\section{A section}

\setcounter{section}{100}

\section{Another}

\glagonumeral{909}

\glagonumeral{1} --
\glagonumeral{2} --
\glagonumeral{3} --
\glagonumeral{4} --
\glagonumeral{5} --
\glagonumeral{6} --
\glagonumeral{7} --
\glagonumeral{8} --
\glagonumeral{9} --
\glagonumeral{10} --
\glagonumeral{11} --
\glagonumeral{12} --
\glagonumeral{13} --
\glagonumeral{14} --
\glagonumeral{15} --
\glagonumeral{16} --
\glagonumeral{17} --
\glagonumeral{18} --
\glagonumeral{19} --
\glagonumeral{20} --
\glagonumeral{21} --
\glagonumeral{22} --
\glagonumeral{312} --
\glagonumeral{321} --
\glagonumeral{322}

\end{document}

What you have to do now is to change the letters I've used for the digits into suitable commands giving the appropriate glagolitic letters.

You can use \glagovalue{<counter>} just like \arabic{<counter>}.

Note: this version correctly sets 12 to "AJ", while 21 becomes "KA".


Important change

Due to the changes made to expl3 in Summer 2012, \seq_length:N should be replaced by \seq_count:N

\cs_new_protected:Npn \glago_numeral:n #1
 {
  \cs_set:Npn \glago_reverse_ten: { }
  \seq_set_split:Nnx \l_glago_digits_seq { } { #1 }
  \int_set:Nn \l_glago_position_int {\seq_count:N \l_glago_digits_seq - 1}
  \seq_map_inline:Nn \l_glago_digits_seq
   {
    \glago_symbol:x { \glago_make_digit:nn { ##1 } { \l_glago_position_int } }
    \int_decr:N \l_glago_position_int
   }
   \glago_reverse_ten:
 }
share|improve this answer
    
I can’t wait to test it. Unfortunately, I don’t have TeX on my notebook . ;-( I’ll let you know how it works. –  Artur S. May 12 '12 at 15:23
    
I’ve forgotten about one thing. In Slavic languages, just like in English, in numbers 11—19 the digits are read the opposite way: compare twenty-five (25) with nineteen (19). In Glagolitic this is written like 9+10. Therefore if the one-before-last digit is logically 10, it is the last. Is it possible to include it in the code? –  Artur S. May 12 '12 at 15:46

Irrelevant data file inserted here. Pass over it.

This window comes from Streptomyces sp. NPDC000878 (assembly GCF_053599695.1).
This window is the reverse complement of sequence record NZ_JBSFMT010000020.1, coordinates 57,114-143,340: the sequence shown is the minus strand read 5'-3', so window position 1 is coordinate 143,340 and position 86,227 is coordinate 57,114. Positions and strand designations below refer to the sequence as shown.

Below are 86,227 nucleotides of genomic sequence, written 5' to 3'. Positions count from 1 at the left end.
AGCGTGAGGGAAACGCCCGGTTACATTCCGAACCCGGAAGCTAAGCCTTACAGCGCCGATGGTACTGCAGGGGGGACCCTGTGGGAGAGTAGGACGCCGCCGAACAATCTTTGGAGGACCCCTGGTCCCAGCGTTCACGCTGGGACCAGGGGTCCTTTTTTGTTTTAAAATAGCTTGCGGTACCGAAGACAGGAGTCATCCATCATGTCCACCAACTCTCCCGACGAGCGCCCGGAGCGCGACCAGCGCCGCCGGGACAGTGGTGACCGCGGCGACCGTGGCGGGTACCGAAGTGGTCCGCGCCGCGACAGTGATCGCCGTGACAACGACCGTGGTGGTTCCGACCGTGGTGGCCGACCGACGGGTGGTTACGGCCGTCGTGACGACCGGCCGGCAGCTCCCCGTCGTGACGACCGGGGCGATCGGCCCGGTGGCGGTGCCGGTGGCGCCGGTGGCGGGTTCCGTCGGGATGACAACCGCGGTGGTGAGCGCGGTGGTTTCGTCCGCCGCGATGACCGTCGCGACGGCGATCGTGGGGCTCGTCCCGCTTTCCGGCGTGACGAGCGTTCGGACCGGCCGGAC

@ArturS. Is this for all numbers? Even if they have other digits, I mean. So 341 should be "300 + 1 + 40"? And 234 is "200+4+30"? –  egreg May 12 '12 at 15:49
    
No, only in 11—19 the digits change places. 341 stays 300 + 40 + 1 while 517 should be 500 + 7 + 10. –  Artur S. May 12 '12 at 15:56
    
@ArturS. Here it is. :) –  egreg May 12 '12 at 16:16
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A half baked LuaTeX solution. I don't know the LaTeX stuff that is needed to define the page counter, but this Lua function prints a string as you need. Perhaps someone can edit this code to make it work with LaTeX counters.

Edit: take the reverse numbering between 10 and 20 into account.

\documentclass{article}
\usepackage{luacode}
\begin{luacode*}
glagolitic = function(cnt)
  local glag_reverse = {}
  local i = 0
  local m
  while cnt > 0 do
    m = cnt % 10
    cnt = cnt - m
    glag_reverse[#glag_reverse + 1] = string.rep("0",i) .. m
    cnt = cnt / 10
    i = i + 1
  end
  if glag_reverse[2] == "01" then
    glag_reverse[1], glag_reverse[2] = glag_reverse[2], glag_reverse[1]
  end
  -- insert \textcompwordmark between elements and reverse the string
  tex.sprint(string.reverse(table.concat(glag_reverse,"kramdrowpmoctxet\\")))
end
\end{luacode*}

% (here we need to define some macros that use the function glagolitic)
\begin{document}

%  prints: 310 203 100203 400506 500710 ...
\directlua{glagolitic(13)} 
\directlua{glagolitic(23)}
\directlua{glagolitic(123)}
\directlua{glagolitic(456)}
\directlua{glagolitic(517)}
...
\end{document}
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1  
+1 for `kramdrowpmoctxet\` –  Marco May 12 '12 at 15:53
    
Numbers from 11 to 19 are to be printed little endian: 15 -> 5.1; 515 -> 5.5.1 etc. Also for numbers > 999 the whole series starts anew, using a special prefix (U+0482) to mark the three-digit left shift. Above 999,999 you will have trouble finding a valid notation. (Btw. not using locals will mess up the output of the next call to glagolitic().) –  phg May 12 '12 at 16:16
    
@phg Thanks for pointing out the non-local variables, embarrassing - fixed ... I don't understand the other points though, as I read from the question for example 15 should be printed 10*5 where * is \textcompwordmark. –  topskip May 12 '12 at 16:58
    
@Patrick Gundlach The \textcompwordmark breaks ligatures. There are over 800 Glagolitic ligatures known, and they don’t look good in numbers. And 15 should be 5.10 actually. :) In Glagolitic, 10, 20, 100, 500 etc. are separate symbols. –  Artur S. May 12 '12 at 17:24
    
Generally you resolve 42 into the list (40, 2) and take the symbols in this order from the corresponding lists. However, numbers between 10 and 20 have the order of their figures inverted so the lower value (n*10^0) precedes the higher (n*10^1): 15 -> (5, 10). –  phg May 12 '12 at 17:26